CISA director plans proactive cybersecurity for at-risk companies
Director of the Cybersecurity and Infrastructure Security Agency Jen Easterly says one of its most robust public-private partnerships is building ways to help critical infrastructure operators get ahead of cyberattacks, rather than respond.
Why it matters: The congressionally mandated Joint Cyber Defense Collaborative (JCDC) inside CISA has spurred new excitement among private tech and cybersecurity companies who previously weren’t keen on working with the federal government on cybersecurity issues.
- Congress mandated CISA stand up the JCDC early last year to create an interagency hub where companies can work with the government to both plan for potential cyber threats and work together to respond to large-scale attacks.
What's happening: JCDC, which Easterly named after the rock band ACDC, marks its unofficial one-year anniversary this week as the Black Hat conference kicks off in Las Vegas. Easterly launched the collaborative at last year's event.
- JCDC has more than 20 tech and cybersecurity company members, including Microsoft, Google Cloud, CrowdStrike, Mandiant and Palo Alto Networks. Agency partners include the National Security Agency, the Pentagon's U.S. Cyber Command, the FBI and the Office of the Director of National Intelligence.
- JCDC members meet regularly about the latest cyber threats they're seeing — speeding up communication between the public and private sector as the number of threats mounts.
The big picture: After spending the first year mostly responding to large-scale attacks, the JCDC is ready to focus in on getting ahead of those attacks and establishing response plans.
- They're planning exercises for critical sectors, including finance, energy and telecommunications, to help them test defenses before an actual hacking attempt. A CISA spokesperson said those exercises could include attack simulations and discussions about best practices.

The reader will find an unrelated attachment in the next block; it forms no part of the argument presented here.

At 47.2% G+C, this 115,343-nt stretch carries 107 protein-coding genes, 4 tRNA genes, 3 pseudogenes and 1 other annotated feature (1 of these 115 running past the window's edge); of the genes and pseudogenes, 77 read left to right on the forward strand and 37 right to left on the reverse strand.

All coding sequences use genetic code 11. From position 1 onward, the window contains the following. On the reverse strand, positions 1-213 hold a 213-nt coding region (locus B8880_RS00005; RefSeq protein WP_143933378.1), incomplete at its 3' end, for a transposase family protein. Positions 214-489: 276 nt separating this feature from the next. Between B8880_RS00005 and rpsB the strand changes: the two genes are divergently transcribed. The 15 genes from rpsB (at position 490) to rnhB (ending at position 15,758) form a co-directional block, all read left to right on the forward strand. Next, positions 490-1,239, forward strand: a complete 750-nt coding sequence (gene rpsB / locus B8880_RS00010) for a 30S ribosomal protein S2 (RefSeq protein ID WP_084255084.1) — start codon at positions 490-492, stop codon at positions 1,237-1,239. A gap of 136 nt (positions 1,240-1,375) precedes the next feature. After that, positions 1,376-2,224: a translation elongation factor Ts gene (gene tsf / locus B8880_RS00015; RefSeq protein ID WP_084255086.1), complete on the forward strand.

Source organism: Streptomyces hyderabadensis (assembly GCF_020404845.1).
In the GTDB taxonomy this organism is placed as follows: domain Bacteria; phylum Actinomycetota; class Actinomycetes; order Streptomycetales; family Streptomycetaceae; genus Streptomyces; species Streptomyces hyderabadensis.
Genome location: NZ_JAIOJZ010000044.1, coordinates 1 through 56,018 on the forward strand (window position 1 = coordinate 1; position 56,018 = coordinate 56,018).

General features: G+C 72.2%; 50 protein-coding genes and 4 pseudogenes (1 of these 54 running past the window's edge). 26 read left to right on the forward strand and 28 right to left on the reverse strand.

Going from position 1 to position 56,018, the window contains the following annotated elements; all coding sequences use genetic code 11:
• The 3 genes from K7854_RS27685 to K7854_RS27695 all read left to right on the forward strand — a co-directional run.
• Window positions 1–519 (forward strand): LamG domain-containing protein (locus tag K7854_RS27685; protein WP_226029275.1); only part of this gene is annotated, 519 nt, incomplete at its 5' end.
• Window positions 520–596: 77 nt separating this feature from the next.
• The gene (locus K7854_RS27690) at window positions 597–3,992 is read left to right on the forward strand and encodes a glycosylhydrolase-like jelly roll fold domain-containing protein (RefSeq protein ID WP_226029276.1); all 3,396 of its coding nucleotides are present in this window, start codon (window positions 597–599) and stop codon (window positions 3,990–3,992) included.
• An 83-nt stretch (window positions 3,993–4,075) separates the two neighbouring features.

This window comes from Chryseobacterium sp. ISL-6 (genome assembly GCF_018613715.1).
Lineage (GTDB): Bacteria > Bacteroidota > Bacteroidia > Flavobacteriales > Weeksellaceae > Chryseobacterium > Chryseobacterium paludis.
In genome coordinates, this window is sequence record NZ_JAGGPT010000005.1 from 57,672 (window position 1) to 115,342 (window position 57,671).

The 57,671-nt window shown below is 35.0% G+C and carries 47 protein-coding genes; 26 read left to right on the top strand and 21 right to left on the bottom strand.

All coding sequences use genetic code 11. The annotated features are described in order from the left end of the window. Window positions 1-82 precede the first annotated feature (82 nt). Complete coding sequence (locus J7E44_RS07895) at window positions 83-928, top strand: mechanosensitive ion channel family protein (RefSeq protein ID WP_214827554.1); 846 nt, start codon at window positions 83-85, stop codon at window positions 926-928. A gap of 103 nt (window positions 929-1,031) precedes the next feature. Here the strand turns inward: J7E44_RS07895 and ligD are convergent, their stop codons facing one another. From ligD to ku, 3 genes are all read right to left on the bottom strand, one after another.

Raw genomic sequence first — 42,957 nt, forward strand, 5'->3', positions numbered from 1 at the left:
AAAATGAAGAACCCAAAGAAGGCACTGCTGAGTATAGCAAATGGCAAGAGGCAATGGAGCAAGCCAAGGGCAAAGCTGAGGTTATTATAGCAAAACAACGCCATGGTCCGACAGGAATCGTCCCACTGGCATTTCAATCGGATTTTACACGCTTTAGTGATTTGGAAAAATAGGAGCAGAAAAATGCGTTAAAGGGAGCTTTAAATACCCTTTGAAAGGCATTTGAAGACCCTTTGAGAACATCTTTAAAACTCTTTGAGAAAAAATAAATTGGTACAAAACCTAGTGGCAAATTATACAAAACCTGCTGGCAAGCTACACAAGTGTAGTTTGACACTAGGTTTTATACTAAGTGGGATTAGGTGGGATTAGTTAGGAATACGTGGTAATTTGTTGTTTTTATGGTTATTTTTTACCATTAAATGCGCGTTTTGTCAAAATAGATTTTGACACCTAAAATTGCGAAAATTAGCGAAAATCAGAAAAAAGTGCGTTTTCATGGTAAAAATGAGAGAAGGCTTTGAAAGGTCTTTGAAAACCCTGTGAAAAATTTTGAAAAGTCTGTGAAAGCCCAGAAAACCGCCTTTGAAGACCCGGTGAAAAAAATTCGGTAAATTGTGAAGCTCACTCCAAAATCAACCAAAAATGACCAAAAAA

- JCDC is also planning a similar initiative for pipeline operators and cybersecurity companies focused on critical infrastructure sectors. That exercise comes after the Transportation Security Administration rolled out new cyber rules for pipelines last month.
- Easterly also said members of the JCDC have already started briefing state and local election security officials on the threats they're anticipating before the November midterms.
Between the lines: The Biden administration's cyber offices have received criticism from some lawmakers who worry they're not focusing enough on preventing attacks and are spending too much time responding to threats. The JCDC's planning focus could help ease those concerns.
What they're saying: Easterly, a former Morgan Stanley cybersecurity executive and NSA official, told Axios the JCDC has transformed how the federal government approaches public-private partnerships.
- "We approach that partnership with humility," Easterly said. "Certainly, we don't have all the answers, and this is not a problem that the government can solve. It's something we all collectively have to come together to solve — and with a sense of gratitude."
- Easterly also said she has been surprised at how receptive the tech industry was to join JCDC, noting that she expected more hesitation about being able to trust the government.
Flashback: High-profile cyber issues like the discovery of the Log4j vulnerability last year that affects "hundreds of millions" of devices, and the cyber fallout from the war in Ukraine have also boosted the collaborative's effectiveness, Easterly said.
What to watch: CISA is still firming up its midterm election strategy.
- Easterly said she can envision the agency standing up "some sort of channel" to share cyber threat information with state and local election officials — similar to how JCDC has shared info during Log4j and the war in Ukraine.